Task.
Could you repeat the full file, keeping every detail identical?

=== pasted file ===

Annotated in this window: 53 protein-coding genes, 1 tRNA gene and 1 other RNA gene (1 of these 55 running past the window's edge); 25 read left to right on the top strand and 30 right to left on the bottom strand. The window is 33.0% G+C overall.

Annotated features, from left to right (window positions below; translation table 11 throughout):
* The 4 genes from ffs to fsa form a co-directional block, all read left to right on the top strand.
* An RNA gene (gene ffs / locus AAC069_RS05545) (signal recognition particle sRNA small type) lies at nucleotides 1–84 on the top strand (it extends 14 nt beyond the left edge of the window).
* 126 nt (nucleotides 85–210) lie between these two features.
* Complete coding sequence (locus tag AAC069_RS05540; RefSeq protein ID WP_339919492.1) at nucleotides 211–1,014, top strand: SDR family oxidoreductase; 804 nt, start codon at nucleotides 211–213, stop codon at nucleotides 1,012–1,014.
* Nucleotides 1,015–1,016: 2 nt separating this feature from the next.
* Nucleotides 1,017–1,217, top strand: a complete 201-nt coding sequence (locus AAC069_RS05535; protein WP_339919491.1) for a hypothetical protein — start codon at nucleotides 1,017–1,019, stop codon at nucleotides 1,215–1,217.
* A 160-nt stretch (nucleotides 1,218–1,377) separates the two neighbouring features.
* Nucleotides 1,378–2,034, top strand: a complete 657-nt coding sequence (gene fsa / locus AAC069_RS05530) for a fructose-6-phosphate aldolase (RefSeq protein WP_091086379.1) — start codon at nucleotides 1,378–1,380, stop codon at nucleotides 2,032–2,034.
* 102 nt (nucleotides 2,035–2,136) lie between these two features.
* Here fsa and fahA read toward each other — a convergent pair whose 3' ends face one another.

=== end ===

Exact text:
Annotated in this window: 53 protein-coding genes, 1 tRNA gene and 1 other RNA gene (1 of these 55 running past the window's edge); 25 read left to right on the top strand and 30 right to left on the bottom strand. The window is 33.0% G+C overall.

Annotated features, from left to right (window positions below; translation table 11 throughout):
* The 4 genes from ffs to fsa form a co-directional block, all read left to right on the top strand.
* An RNA gene (gene ffs / locus AAC069_RS05545) (signal recognition particle sRNA small type) lies at nucleotides 1–84 on the top strand (it extends 14 nt beyond the left edge of the window).
* 126 nt (nucleotides 85–210) lie between these two features.
* Complete coding sequence (locus tag AAC069_RS05540; RefSeq protein ID WP_339919492.1) at nucleotides 211–1,014, top strand: SDR family oxidoreductase; 804 nt, start codon at nucleotides 211–213, stop codon at nucleotides 1,012–1,014.
* Nucleotides 1,015–1,016: 2 nt separating this feature from the next.
* Nucleotides 1,017–1,217, top strand: a complete 201-nt coding sequence (locus AAC069_RS05535; protein WP_339919491.1) for a hypothetical protein — start codon at nucleotides 1,017–1,019, stop codon at nucleotides 1,215–1,217.
* A 160-nt stretch (nucleotides 1,218–1,377) separates the two neighbouring features.
* Nucleotides 1,378–2,034, top strand: a complete 657-nt coding sequence (gene fsa / locus AAC069_RS05530) for a fructose-6-phosphate aldolase (RefSeq protein WP_091086379.1) — start codon at nucleotides 1,378–1,380, stop codon at nucleotides 2,032–2,034.
* 102 nt (nucleotides 2,035–2,136) lie between these two features.
* Here fsa and fahA read toward each other — a convergent pair whose 3' ends face one another.